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House of Snow (2011)
Laurel’s most recent album, House of Snow, encapsulates the themes of sustainability and reverence for the outdoors in a beautiful collection of songs, produced and arranged by Douglas Jenkins, the creative director of the Portland Cello Project.
Featuring some of Portland’s finest musicians including Jenny Conlee of the Decemberists and Sam Cooper of Horse Feathers, “House of Snow is an indie-folk gem, drawing on the folk rock sounds that have all but dominated indie music in the Northwest for the past few years. Brauns’ folk sensibilities shine through an orchestral tapestry as brightly as her trademark streak of blonde hair,” said Mike Bookey of The Source Weekly.
Chris Dahlen of Pitchfork.com and Paste Magazine chimes in, “Laurel Brauns writes some of my favorite songs, and the way she sings them makes me shiver. Her new disc is lovely, strong, and haunted, and likely her best yet.”
Closed for the Season (2007)
Featuring twelve literate folk songs about sailors, mannequins, drunks, unborn babies and filmmakers. This record has been a year and a half in the making. The majority of it was recorded in an old carpenter's shack in Newmarket, NH under the direction of internationally acclaimed songwriter Jon Nolan. Chris Dahlen of Pitchforkmedia.com and Paste Magazine writes, "Laurel Brauns can do the siren singer-songwriter thing, casting her sterling voice into songs about wide skies and maze-like hearts. She brings to bear all of her Celtic and indie influences on her haunting new album where cellos and dark finger-picked acoustic guitar all but surround you with the ghosts of the by-gone characters the songs speak of."
review by Gillian Laurel Brauns vocals on Periphery bleed into the edges of sensation, nostalgia and sentiment, stirring in the listener hope and memory. How to define Periphery? When I walked into the local record store that was playing the CD. I was immediately interested in the artist. Periphery has a base foundation of neo-folk definition with a little bit of soothing 70s sound mixed in. The album relies most heavily upon Laurel Brauns' beautiful vocals. She has a very accomplished voice that can chamelion itself into a thousand different and equally pleasing variations. The second strength to this album is the sometimes understated but always strong, acoustic guitar and violin. The violin especially adds a dramatic and appreciated flare. To me, Periphery, is comparable to a feminine version of a Ryan Adams' album. Laurel Brauns voice sounds akin to a blend of Natalie Merchant, Ani DiFranco and Jewel. I would say that Periphery would most appeal to a younger set, since the lyrics are a little early twenties-centric. Anyone would enjoy her voice though. Since I bought Periphery it hasn't been out of my CD player and since she plays locally I'm planning on seeing her live. I would recommend her to anyone and everyone.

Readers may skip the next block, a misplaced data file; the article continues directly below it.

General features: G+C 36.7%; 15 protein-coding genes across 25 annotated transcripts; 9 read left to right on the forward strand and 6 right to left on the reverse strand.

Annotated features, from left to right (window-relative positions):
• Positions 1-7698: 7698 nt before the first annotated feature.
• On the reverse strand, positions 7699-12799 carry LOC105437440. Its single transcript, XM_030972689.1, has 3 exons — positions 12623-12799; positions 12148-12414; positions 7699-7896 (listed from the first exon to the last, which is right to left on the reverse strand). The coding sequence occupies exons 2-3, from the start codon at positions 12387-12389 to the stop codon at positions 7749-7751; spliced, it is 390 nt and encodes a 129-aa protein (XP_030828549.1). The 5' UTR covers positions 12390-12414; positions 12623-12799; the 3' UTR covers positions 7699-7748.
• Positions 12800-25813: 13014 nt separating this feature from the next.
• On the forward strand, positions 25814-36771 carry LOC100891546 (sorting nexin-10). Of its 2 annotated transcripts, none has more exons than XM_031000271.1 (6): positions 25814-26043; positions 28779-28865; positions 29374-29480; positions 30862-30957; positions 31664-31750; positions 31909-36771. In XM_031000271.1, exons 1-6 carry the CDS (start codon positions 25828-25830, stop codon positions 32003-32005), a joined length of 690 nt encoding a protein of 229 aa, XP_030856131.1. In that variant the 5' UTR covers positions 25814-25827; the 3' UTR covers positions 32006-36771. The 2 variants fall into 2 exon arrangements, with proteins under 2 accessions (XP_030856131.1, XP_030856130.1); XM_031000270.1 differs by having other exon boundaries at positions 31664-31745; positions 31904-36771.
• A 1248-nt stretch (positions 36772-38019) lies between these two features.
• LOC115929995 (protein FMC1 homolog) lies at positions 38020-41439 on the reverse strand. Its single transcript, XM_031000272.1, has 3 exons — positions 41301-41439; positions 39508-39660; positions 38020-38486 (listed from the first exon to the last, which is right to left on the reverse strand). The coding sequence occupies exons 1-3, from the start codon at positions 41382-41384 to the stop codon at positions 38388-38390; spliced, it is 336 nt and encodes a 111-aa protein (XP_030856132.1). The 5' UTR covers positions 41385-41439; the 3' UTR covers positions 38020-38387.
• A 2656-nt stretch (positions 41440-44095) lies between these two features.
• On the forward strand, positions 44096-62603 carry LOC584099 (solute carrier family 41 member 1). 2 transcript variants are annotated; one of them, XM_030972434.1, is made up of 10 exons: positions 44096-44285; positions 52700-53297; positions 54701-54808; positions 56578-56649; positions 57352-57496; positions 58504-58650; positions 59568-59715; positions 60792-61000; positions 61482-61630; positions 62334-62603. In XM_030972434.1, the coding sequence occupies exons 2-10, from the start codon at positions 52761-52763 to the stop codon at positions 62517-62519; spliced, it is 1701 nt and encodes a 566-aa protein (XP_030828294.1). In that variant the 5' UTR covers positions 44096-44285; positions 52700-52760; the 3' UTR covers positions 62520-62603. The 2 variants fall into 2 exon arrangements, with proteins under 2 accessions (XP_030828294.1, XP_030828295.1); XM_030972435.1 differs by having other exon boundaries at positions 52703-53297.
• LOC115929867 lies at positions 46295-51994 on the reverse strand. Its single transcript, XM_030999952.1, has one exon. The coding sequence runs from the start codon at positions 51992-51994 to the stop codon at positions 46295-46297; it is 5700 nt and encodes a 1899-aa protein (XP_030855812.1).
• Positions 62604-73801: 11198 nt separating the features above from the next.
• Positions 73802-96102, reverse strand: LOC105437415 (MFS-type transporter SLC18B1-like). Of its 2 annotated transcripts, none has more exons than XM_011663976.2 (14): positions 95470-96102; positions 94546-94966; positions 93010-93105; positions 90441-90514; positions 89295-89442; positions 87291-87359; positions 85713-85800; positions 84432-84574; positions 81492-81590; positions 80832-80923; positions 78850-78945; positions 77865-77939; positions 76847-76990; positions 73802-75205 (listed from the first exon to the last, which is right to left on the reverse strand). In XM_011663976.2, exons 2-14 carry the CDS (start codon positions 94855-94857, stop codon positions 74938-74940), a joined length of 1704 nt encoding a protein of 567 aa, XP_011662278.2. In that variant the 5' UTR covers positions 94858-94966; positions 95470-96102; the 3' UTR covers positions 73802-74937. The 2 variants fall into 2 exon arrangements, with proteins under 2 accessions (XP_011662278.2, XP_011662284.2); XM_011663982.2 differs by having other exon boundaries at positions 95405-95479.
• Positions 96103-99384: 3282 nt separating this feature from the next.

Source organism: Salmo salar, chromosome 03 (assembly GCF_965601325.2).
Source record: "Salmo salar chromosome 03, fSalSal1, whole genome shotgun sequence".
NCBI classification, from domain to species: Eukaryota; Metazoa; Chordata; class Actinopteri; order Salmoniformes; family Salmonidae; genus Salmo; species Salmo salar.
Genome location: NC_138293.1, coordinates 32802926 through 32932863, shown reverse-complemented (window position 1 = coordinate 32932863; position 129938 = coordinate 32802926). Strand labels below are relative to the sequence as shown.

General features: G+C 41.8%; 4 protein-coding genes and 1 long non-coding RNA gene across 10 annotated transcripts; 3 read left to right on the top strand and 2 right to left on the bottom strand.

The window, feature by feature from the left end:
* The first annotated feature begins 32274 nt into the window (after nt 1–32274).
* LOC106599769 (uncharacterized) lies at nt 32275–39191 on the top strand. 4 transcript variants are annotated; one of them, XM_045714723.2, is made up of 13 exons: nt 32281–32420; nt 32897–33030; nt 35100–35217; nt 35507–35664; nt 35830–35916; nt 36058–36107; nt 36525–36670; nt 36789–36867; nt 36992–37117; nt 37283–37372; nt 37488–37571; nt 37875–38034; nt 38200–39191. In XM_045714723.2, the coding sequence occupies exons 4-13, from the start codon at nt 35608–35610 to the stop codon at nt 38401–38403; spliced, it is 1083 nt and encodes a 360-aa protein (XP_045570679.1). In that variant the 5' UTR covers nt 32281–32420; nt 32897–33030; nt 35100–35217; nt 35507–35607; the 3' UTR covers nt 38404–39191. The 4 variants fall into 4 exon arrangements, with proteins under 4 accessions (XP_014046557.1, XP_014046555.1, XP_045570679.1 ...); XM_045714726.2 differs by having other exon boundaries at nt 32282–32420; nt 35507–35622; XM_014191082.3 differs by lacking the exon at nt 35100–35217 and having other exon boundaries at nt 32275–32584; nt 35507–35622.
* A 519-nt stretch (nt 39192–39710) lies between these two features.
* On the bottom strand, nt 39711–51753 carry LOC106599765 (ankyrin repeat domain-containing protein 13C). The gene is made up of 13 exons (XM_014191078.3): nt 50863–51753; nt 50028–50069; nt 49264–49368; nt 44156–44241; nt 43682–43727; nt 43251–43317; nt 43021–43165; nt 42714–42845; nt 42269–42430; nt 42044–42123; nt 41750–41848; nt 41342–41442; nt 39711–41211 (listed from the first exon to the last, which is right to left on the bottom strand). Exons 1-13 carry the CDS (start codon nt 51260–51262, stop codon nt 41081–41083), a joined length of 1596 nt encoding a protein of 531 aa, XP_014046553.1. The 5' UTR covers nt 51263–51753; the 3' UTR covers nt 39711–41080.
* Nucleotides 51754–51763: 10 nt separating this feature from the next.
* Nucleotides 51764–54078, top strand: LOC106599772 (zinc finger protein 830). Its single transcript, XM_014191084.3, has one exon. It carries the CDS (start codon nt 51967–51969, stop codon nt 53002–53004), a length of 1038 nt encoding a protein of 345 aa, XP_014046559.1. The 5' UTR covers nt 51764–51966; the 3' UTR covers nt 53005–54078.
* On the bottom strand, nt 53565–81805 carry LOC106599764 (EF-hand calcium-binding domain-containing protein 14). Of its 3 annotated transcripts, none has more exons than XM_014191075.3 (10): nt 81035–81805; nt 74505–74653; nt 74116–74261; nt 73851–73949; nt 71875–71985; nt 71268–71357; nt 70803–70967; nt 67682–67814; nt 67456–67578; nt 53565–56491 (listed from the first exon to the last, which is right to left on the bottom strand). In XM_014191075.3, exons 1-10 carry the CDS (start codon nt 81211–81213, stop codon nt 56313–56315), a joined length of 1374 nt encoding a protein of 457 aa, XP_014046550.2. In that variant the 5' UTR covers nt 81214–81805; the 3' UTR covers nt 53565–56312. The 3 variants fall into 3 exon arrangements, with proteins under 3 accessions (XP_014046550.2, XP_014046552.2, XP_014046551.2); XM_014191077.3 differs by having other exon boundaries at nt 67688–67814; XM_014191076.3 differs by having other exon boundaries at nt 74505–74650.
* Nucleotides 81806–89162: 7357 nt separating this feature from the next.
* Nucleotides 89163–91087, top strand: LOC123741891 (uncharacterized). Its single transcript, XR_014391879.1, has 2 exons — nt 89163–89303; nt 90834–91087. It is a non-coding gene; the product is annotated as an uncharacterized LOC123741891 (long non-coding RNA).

So very beautiful. A Review by Daniel O'Meara I have owned Laurel's second album, Periphery, for a while now and absolutely love it, so I was saddened to see this album listed as out of print on her website. Thankfully, I noticed that it was indeed still available on CDBaby and ordered it immediately. This album is simply put, fantastic. There is a celtic feel to much of Swimming and Laurel is so well suited for it. In particular, my favorite song, Child of Light, uses the Celtic style to produce an incredible tapestry of beautiful sounds. She is also incredible when playing more standard songs, like her gorgeous cover os "I Hope That I Don't Fall in Love With You." Laurel has a unique talent for writing great songs and then filling them up with exquisite, lush orchestration. It is very interesting to hear Laurel finding her voice on this album. Periphery has a very distinct sound and on Swimming, you can hear it starting to materialize. I happened upon Laurel in a local newspaper, found her samples here on CDBaby, and have fallen in love with her music. I play her songs for everyone I know now and can't wait for more masterpieces in the future.